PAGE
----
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World Bank Review Reveals Unchanged Quality of Policies & Institutional Performance in Africa

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The average quality of policies and institutions in Sub-Saharan Africa was broadly unchanged in 2017, according to the latest review by the World Bank. This is a shift from the deterioration observed in the previous year.

This analysis covers 38 countries and describes the progress these countries are making on improving the quality of their policies and institutions. Countries are rated on a scale of 1 (low) to 6 (high) for 16 dimensions reflecting four pillars: economic management, structural policies, policies for social inclusion and equity, and public sector management and institutions. In 2017, the regional Country Policy and Institutional Assessment (CPIA) score was 3.1. This average CPIA score for Sub-Saharan Africa remains slightly below the average of 3.2 for other IDA countries.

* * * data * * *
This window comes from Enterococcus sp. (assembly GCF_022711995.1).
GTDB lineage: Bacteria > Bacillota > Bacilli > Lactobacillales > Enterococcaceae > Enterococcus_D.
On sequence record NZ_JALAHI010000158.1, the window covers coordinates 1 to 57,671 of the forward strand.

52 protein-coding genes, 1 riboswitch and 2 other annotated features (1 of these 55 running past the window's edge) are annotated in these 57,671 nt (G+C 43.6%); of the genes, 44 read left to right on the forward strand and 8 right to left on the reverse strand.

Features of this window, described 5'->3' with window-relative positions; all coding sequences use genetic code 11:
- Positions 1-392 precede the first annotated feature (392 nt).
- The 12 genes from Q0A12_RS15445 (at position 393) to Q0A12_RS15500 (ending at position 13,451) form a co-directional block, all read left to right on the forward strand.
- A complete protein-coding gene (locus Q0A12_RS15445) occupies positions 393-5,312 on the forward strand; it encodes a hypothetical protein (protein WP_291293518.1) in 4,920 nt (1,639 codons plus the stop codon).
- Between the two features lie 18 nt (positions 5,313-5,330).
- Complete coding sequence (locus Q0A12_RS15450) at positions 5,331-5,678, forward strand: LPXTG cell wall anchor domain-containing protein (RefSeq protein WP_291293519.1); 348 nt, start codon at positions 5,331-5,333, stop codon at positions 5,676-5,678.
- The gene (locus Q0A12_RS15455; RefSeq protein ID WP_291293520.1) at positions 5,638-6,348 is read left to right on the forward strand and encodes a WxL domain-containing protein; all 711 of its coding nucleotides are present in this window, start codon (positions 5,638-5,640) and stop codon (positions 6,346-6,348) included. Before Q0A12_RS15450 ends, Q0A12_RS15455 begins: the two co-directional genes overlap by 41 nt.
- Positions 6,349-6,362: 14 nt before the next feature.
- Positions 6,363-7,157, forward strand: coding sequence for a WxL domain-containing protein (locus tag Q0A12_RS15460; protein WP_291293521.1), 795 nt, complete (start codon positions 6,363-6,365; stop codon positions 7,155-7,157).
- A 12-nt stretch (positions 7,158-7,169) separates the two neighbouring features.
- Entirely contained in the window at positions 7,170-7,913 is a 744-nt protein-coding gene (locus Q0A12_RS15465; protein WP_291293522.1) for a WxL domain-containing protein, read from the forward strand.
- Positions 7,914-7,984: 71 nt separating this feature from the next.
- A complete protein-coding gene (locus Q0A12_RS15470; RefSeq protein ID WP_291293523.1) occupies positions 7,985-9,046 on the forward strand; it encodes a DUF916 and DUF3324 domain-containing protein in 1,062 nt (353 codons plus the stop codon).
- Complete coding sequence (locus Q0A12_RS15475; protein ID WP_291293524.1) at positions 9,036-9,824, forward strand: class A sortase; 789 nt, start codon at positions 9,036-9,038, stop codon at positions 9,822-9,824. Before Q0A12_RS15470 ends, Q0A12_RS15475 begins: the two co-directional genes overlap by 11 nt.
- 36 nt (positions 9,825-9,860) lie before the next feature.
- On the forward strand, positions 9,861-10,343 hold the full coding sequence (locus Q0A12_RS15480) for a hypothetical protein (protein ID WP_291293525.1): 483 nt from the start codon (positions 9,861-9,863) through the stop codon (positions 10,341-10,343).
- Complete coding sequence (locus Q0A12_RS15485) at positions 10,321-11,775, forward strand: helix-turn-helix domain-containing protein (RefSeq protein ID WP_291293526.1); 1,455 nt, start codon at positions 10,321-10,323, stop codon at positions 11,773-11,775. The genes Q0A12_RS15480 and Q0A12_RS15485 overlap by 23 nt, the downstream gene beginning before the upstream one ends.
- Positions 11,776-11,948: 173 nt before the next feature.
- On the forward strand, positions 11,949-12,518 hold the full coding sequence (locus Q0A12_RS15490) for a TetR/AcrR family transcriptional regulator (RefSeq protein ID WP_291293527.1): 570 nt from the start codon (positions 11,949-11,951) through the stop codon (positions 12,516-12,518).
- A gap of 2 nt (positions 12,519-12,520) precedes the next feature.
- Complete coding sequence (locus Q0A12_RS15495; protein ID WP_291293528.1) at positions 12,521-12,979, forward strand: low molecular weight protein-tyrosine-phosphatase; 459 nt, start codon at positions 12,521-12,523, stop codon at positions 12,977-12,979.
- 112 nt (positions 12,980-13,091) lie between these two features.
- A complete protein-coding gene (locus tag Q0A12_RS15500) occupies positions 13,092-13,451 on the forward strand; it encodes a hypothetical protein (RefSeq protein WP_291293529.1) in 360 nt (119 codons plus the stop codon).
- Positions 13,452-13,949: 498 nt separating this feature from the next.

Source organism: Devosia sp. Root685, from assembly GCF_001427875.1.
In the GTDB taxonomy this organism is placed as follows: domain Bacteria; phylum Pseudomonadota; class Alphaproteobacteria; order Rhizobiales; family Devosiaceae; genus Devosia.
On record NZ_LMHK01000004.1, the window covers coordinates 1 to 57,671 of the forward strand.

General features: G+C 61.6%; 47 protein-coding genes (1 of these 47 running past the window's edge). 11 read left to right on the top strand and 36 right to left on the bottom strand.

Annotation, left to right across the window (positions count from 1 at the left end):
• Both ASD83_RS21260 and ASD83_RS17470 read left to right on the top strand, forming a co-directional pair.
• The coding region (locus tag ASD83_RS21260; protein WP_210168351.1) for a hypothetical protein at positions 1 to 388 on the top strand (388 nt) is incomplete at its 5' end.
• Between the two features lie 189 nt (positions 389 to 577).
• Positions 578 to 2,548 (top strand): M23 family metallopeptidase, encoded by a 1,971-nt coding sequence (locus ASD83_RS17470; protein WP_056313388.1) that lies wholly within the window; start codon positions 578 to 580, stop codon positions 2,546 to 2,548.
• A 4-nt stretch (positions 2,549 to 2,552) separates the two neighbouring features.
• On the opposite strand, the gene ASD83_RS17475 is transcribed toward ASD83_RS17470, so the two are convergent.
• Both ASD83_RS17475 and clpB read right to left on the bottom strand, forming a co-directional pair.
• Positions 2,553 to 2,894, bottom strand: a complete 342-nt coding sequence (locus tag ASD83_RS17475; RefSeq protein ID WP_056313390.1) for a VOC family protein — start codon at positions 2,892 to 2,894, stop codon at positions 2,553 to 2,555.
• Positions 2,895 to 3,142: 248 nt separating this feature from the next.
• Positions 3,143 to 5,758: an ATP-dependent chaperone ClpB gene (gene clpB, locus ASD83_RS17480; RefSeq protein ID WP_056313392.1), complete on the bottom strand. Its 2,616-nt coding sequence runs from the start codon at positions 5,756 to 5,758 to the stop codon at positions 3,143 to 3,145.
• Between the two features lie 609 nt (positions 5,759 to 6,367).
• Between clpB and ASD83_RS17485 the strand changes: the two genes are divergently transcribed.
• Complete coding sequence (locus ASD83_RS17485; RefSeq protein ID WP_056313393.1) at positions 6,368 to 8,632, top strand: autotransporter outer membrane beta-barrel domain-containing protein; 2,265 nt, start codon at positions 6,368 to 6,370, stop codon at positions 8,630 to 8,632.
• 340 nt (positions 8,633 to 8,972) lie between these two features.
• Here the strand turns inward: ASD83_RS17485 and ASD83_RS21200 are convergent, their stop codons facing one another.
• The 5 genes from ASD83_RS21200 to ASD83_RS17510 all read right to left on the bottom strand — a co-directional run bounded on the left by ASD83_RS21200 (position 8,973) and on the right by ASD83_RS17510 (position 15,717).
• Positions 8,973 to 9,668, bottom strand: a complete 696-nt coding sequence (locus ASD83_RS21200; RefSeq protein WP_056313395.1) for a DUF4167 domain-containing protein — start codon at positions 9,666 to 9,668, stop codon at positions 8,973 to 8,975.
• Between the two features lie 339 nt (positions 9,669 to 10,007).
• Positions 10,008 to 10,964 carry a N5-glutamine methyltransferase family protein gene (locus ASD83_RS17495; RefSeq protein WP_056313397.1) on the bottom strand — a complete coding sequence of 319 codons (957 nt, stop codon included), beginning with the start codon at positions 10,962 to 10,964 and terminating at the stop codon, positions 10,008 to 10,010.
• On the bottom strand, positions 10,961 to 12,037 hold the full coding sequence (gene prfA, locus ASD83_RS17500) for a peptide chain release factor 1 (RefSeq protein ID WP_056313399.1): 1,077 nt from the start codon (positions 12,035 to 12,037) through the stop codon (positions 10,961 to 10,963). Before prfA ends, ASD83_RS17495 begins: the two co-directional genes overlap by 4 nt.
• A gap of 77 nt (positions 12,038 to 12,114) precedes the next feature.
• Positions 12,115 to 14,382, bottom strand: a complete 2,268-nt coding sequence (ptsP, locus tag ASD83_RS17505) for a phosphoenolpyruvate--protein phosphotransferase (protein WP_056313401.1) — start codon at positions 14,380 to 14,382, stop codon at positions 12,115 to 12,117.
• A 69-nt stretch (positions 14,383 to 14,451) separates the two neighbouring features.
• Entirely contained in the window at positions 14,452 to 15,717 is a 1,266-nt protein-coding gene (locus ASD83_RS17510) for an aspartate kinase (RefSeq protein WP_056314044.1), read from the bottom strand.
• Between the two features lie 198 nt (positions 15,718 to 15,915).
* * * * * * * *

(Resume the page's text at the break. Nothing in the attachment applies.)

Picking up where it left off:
“In 2017, African countries had a more favorable global environment that provided them with space to implement reforms”explainedPunam Chuhan-Pole, lead economist and lead author of the report.“According to our analysis, nearly 30 percent more countries strengthened their policy and institutional quality in 2017 compared with 2016. This is an encouraging trend.”Favorable global economic conditions supported a turnaround in economic activity in Sub-Saharan Africa in 2017, easing pressure on weak policy frameworks.

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Country-level policy and institutional quality varied widely across the region. Rwanda continued to lead at the regional level and globally, with a CPIA score of 4.0. Other countries at the high end of the regional score range were Senegal, with a score of 3.8, closely followed by Cabo Verde, Kenya, and Tanzania, all with scores of 3.7. Overall, slightly more than half (20) of the region’s IDA borrowers posted relatively weak performance—that is, a score of 3.2 or lower. The fragile countries had difficulties to face the challenges posed by their environment regarding the high risks of conflict, commodity price shocks, or climate threat.